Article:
Recent Entries

Posted by: Editor on 4/19/2012
We hatched out a Lesser Platinum ball python in 2011 that was born with no eyes. Someone recently asked to see a photo, so we figured we would make it a quick blog post. Read on if interested in seeing the photo.
Posted by: Editor on 3/6/2012
The Burmese Python has come under a tremendous amount of scrutiny of late, primarily for controversy surrounding a self-sustaining population of the non-native snake species in the Florida Everglades. Fears of giant snakes taking over the country and the associated hysteria make for good media headlines and ample fodder for headline hungry politicians, and have even led to legislation seeking to ban the ownership of large constrictors. Given the beating the poor Burmese Python has taken in the press and in Washington, we thought we’d quickly flag an interesting piece of research related to the Burmese Python than may have positive consequences for human health! Read on if interested.
Posted by: Editor on 3/6/2012
We recently posted a brief discussion of mimicry in which we mentioned the coral snake and it’s milk snake mimics. We wanted to post a brief follow-up with some photos we pulled off the web, as well as some quick additional observations about milk snakes.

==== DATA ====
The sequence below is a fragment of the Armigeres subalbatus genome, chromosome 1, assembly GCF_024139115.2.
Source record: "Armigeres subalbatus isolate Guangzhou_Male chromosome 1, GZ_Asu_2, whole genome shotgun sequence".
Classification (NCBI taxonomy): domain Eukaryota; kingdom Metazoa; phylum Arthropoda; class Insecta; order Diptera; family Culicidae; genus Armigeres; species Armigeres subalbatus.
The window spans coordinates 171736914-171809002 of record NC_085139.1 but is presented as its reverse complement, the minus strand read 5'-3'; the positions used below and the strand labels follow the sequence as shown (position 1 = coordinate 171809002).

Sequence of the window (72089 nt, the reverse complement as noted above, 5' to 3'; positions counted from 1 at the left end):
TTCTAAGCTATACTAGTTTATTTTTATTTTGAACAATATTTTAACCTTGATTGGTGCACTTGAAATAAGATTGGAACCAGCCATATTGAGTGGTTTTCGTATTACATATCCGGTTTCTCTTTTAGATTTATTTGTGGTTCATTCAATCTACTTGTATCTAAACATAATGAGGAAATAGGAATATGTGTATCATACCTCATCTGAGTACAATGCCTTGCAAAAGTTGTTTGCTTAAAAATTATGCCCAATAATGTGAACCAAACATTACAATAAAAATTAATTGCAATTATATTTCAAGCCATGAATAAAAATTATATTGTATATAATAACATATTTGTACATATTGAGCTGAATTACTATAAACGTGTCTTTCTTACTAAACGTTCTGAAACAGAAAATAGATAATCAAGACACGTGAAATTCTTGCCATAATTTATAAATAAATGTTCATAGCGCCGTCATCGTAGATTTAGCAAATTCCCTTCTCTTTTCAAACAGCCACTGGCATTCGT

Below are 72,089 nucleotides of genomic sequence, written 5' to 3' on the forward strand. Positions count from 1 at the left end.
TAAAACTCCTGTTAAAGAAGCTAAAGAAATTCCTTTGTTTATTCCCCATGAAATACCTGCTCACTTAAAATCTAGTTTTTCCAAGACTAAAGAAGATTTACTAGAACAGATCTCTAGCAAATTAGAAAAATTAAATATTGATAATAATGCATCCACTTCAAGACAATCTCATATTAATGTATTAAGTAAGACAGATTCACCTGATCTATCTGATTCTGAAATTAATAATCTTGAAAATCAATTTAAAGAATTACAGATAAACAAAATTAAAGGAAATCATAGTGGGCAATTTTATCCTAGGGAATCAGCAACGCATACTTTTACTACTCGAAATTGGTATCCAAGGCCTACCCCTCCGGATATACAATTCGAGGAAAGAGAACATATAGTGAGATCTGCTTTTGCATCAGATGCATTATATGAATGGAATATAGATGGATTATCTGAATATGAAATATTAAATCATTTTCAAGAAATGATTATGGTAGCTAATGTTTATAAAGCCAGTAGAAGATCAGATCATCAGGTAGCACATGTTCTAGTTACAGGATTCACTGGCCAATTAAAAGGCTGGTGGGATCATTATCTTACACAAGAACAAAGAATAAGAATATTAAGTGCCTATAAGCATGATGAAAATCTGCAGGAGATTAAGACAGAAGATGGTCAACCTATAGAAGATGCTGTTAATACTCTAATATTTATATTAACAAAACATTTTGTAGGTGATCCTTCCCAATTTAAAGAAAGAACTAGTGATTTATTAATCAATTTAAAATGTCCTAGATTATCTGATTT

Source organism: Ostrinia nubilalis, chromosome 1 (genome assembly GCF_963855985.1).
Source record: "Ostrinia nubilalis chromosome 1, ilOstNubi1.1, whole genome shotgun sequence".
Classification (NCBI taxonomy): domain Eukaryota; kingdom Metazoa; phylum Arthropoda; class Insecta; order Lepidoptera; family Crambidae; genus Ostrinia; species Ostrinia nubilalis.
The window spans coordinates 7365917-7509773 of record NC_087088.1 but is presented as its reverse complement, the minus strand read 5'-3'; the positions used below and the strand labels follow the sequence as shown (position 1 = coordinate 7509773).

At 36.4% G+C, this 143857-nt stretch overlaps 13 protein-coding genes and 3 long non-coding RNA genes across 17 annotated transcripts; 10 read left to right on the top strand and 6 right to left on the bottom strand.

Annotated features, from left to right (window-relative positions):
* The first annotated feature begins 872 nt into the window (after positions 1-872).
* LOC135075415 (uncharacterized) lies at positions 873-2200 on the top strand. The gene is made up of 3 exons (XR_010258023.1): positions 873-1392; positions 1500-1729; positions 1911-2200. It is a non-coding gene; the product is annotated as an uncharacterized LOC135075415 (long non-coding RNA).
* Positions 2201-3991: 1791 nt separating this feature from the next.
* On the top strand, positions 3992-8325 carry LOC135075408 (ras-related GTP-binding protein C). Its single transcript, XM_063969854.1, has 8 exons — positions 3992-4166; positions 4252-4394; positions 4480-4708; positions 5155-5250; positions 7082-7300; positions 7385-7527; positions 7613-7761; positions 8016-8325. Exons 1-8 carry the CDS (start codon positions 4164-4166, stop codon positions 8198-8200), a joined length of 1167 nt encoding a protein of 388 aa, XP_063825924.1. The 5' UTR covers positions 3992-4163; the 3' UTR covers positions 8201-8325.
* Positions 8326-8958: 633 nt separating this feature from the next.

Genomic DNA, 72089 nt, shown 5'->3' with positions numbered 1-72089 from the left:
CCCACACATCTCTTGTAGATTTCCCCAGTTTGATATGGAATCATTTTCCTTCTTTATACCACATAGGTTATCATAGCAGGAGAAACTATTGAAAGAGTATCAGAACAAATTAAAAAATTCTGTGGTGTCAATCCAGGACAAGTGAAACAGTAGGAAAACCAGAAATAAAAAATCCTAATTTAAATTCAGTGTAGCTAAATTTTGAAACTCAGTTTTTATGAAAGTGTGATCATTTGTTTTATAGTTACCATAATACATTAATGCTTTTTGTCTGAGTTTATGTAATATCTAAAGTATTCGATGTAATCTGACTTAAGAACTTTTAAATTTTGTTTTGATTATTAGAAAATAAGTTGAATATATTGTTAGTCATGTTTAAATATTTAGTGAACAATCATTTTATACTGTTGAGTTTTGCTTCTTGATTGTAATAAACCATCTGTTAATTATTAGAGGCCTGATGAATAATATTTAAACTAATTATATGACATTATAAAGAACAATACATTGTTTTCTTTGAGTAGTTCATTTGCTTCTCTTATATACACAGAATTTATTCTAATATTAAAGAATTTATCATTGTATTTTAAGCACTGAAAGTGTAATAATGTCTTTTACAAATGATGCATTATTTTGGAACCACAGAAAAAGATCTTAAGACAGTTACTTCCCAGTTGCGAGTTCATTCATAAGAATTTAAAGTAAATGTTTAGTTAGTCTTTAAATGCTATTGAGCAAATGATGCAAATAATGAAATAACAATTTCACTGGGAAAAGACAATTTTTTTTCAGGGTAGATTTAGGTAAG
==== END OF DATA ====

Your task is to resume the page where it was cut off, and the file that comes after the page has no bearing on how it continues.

Categories: Biology | Evolution | Venemous |
Posted by: Editor on 2/15/2012
“Red on yellow kills a fellow; red on black, friend of Jack!” That’s one of several old folk rhymes used to help distinguish between the poisonous coral snake and several non-venemous mimic species of kingsnake and millk snake (though this only works in North America, as coral snakes in other parts of the world may not follow this rule of thumb precisely!) We’ve always found mimicry fascinating in the animal kingdom. How and why does mimicry arise? How do mimics choose their models? What’s the difference between Batesian mimicry and Mullerian mimicry? Read on if interested in exploring the issue in more detail.
Categories: Biology |
Posted by: Editor on 5/2/2011
We thought we’d write a quick post on predator and prey interactions as the subject relates to snakes. We find the topic particularly interesting, for in many cases it is the interaction between predators and prey that drives evolutionary development forward. This post only touches on the topic, and we plan to return to the subject in greater detail going forward on a recurring basis. Our intention is to use this post as a baseline from which to launch into a greater exploration of the multitude of predator and prey interactions as related to snakes in the future. If it sounds like a topic you’d like to delve into further, then by all means read on.
Categories: Biology |
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